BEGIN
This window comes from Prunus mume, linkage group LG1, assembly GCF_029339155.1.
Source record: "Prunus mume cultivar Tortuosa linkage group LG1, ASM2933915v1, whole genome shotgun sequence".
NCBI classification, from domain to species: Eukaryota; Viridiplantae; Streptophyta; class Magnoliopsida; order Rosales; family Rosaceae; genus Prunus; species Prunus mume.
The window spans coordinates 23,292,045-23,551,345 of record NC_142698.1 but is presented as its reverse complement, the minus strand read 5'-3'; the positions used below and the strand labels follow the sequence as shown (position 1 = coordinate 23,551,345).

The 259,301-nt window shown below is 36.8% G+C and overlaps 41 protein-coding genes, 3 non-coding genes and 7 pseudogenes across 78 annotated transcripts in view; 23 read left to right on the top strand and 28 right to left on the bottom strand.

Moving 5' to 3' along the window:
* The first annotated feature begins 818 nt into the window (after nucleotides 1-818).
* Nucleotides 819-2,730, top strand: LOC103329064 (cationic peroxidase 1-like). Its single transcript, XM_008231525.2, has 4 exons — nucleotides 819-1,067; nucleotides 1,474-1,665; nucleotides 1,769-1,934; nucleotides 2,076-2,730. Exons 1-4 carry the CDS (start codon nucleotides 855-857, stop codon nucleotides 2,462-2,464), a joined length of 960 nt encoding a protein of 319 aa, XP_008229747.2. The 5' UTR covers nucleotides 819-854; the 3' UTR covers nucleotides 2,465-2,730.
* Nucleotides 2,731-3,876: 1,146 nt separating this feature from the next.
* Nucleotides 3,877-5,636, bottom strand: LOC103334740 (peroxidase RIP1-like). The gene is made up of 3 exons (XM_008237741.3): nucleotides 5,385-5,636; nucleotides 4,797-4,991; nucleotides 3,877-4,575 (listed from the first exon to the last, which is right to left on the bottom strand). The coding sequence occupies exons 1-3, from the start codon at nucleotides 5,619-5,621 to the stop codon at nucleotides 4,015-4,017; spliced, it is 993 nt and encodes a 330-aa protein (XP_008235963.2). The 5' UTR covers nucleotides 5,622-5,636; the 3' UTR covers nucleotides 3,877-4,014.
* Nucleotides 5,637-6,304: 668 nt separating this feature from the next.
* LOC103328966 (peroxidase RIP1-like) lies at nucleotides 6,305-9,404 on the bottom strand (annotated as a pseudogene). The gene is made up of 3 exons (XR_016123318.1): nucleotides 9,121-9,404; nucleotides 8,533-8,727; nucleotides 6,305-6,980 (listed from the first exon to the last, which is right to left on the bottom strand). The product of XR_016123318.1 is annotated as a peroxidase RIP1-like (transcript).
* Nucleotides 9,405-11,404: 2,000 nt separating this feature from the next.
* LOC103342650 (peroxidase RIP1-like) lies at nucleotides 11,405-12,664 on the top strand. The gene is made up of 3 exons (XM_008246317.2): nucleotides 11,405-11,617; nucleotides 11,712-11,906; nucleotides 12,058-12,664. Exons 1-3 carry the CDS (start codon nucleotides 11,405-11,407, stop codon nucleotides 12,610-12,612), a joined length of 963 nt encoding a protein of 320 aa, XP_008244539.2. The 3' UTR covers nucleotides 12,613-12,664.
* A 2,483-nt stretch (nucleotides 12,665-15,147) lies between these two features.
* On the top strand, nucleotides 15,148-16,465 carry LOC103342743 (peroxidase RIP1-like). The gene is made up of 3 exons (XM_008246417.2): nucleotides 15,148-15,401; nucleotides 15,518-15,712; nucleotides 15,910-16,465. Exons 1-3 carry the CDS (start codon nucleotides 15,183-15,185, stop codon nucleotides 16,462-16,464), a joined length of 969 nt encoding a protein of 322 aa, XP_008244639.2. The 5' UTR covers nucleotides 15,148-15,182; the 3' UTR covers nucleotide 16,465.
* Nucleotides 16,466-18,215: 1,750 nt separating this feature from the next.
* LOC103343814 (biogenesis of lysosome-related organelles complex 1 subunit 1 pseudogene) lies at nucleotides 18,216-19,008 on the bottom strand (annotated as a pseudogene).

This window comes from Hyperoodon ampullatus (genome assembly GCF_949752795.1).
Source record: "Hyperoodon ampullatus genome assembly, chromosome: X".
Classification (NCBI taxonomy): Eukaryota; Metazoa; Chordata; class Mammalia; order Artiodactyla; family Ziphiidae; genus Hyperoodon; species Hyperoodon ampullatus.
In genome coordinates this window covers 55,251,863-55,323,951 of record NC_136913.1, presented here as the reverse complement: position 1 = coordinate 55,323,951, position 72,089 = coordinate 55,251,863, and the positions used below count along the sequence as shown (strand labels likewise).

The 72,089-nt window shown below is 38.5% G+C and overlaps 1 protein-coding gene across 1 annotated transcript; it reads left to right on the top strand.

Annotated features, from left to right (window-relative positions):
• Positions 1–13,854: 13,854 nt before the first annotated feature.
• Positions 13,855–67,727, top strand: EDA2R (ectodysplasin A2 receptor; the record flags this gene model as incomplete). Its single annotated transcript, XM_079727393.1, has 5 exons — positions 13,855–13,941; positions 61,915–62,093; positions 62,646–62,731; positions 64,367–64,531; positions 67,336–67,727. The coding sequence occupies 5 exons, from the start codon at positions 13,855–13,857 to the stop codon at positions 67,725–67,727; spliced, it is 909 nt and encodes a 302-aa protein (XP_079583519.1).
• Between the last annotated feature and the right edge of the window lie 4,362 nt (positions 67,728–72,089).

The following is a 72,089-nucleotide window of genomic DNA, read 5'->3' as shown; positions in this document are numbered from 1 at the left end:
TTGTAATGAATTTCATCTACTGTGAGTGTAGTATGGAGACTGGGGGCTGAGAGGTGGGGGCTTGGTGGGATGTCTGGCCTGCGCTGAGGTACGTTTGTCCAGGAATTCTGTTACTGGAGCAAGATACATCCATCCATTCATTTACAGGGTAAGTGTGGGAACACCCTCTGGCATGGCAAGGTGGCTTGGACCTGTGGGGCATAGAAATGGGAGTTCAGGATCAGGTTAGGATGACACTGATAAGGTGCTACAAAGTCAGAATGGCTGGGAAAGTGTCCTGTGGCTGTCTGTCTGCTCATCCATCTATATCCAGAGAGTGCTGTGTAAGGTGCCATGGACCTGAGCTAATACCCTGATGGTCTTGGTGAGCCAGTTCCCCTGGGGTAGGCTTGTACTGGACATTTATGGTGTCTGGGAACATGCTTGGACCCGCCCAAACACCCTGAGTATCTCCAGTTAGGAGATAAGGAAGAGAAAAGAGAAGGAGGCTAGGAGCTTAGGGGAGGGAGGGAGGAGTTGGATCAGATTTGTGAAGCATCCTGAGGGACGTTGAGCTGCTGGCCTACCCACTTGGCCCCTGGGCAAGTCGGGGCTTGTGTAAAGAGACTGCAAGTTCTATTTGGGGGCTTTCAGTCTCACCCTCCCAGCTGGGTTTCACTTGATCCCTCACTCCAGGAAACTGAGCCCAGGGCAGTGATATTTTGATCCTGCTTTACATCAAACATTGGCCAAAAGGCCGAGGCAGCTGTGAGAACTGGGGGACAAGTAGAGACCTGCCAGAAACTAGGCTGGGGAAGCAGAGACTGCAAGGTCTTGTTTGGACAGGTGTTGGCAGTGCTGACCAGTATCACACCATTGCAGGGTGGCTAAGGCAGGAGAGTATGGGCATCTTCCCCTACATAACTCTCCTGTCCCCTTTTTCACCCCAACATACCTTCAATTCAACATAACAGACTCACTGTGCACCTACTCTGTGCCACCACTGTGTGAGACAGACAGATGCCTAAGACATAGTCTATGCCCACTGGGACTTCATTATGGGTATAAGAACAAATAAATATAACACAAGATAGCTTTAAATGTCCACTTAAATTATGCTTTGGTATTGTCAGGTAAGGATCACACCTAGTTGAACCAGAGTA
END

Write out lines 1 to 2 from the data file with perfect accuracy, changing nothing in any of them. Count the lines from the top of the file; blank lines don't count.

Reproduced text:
This window comes from Prunus mume, linkage group LG1, assembly GCF_029339155.1.
Source record: "Prunus mume cultivar Tortuosa linkage group LG1, ASM2933915v1, whole genome shotgun sequence".